Wednesday, February 6, 2019

The Forgiving Jar by Wanda Brunstetter

What would happen if you found out someone has been impersonating you?
The Forgiving Jar (The Prayer Jars Book 2) by [Brunstetter, Wanda E.] 
Sara Murray had never met her mother’s parents and was surprised to learn after her death that they were Amish living in Pennsylvania. When she is finally able to make the trip to meet them, she is shocked to learn someone else has been living with them and pretending to be Sara. Sara can’t understand how quickly her grandparents are willing to forgive the impostor.

Secrets and deceit seem to follow Sara, and she is so tired of it. Though soon she meets Brad Fuller who is visiting her grandparents for during Christmas. She likes him a lot, but even he seems to pull away from her, not being totally honest.

Struggling, Sara finds an old canning jar hidden in the barn that is full of encouraging prayers. Can Sara find a way to forgive the past and move on to building new relationships?

This is Book 2 in the brand-new series, The Prayer Jars, from New York Times bestselling author Wanda E. Brunstetter.
Book 1 -- The Hope Jar (August 2018)
Book 3 -- The Healing Jar (August 2019)

Available on

About the Author:

New York Times bestselling and award-winning author Wanda E. Brunstetter is one of the founders of the Amish fiction genre. She has written close to 90 books translated in four languages. With over 10 million copies sold, Wanda’s stories consistently earn spots on the nations most prestigious bestseller lists and have received numerous awards. Wanda’s ancestors were part of the Anabaptist faith, and her novels are based on personal research intended to accurately portray the Amish way of life. Her books are well-read and trusted by many Amish, who credit her for giving readers a deeper understanding of the people and their customs. When Wanda visits her Amish friends, she finds herself drawn to their peaceful lifestyle, sincerity, and close family ties. Wanda enjoys photography, ventriloquism, gardening, bird-watching, beach combing, and spending time with her family. She and her husband, Richard, have been blessed with two grown children, six grandchildren, and two great-grandchildren.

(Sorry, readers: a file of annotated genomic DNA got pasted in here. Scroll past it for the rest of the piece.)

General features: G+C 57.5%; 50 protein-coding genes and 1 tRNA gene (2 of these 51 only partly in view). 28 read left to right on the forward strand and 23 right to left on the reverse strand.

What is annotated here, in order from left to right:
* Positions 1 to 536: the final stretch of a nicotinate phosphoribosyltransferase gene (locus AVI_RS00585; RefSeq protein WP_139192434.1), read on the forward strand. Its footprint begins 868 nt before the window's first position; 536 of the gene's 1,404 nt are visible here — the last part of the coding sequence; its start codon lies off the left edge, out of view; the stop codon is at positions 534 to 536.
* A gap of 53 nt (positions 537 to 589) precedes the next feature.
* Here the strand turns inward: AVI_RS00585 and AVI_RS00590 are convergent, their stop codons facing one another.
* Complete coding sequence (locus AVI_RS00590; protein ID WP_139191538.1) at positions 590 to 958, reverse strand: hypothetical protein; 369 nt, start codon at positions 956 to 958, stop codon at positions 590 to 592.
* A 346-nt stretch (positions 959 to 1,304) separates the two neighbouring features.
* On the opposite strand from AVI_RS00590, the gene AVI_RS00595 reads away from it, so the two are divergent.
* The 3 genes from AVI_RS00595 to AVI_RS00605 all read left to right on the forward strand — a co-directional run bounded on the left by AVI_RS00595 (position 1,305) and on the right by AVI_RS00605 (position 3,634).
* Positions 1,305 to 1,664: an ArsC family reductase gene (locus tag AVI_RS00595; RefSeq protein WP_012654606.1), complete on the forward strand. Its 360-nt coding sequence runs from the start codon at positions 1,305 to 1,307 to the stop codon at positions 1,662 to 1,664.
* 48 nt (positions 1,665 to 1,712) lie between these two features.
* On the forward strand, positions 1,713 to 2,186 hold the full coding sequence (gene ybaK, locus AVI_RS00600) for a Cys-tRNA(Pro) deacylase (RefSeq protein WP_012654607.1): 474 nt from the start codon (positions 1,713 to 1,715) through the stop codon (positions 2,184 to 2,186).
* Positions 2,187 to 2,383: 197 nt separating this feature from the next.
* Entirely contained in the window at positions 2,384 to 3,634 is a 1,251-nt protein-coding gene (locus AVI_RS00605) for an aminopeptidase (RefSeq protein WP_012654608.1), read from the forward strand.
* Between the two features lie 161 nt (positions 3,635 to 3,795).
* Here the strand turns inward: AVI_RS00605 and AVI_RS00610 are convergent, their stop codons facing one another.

My Take:

I read the first book in this series last year and for the most part I enjoyed it. This book is kind of a continuation of that story. I do feel like it would really benefit to read the first book to get the whole picture, however, I suppose a person could just read this book, as there is a bit of back drop.

This book focuses more on Sara than Michelle, but actually has quite a bit of both characters. (Michelle was the main character of the first book.) Sara, who is introduced in the first book, comes to live with her Amish grandparents, only to find that Michelle, who deceived her grandparents in book one,  has returned. Sara has plenty of resentment and bitterness from her past, mostly focused on the fact that her mother kept the fact that she was brought up Amish from her. And she also never told Sara who her father was. Sara simply cannot forgive or get past it. Seeing Michelle only stirs up more resentment and bitterness. Sara, who is not a Christian, finds the jars in the basement with verses and prayers on slips of paper and begins reading them. Slowly, God begins a work in her life.

What impressed me about this book is that God's Word is a living and active Word. The same verses that helped aid in Michelle's healing, conviction and bringing her to the Savior as prayers in the first book, also brought Sara to God in the second, but centered more on forgiveness this time around. Which, of course, demonstrates how the Scriptures are living and active and just what we need for each circumstance we are going through. The same Scripture can impress us in different ways. 

The idea of Michelle becoming Amish was interesting. I wasn't really sure if she would have decided on it, if it hadn't been for Ezekiel and her interest in him or not... I think it would have been interesting to know a little more about the classes she was taking, and the possibility of things not working out with her and Ezekiel affecting her decision. I was happy for them, but I kept wondering what would have happened if things hadn't worked out between them, would she still have wanted to be Amish?

Once again, the style of dialog for wasn't really my favorite. It still kind of felt like it was written for a younger age group. I felt the same way about the first book.  Parts seemed simple with not a lot of depth to the characters or much description. There were times when the characters really annoyed me!  It centered a lot around what they were thinking. However, that didn't deter me from reading and I still found the plot to be interesting. I do feel it could have been a bit shorter.

I was blessed with a copy of this book courtesy of the publisher. All opinions are my own.

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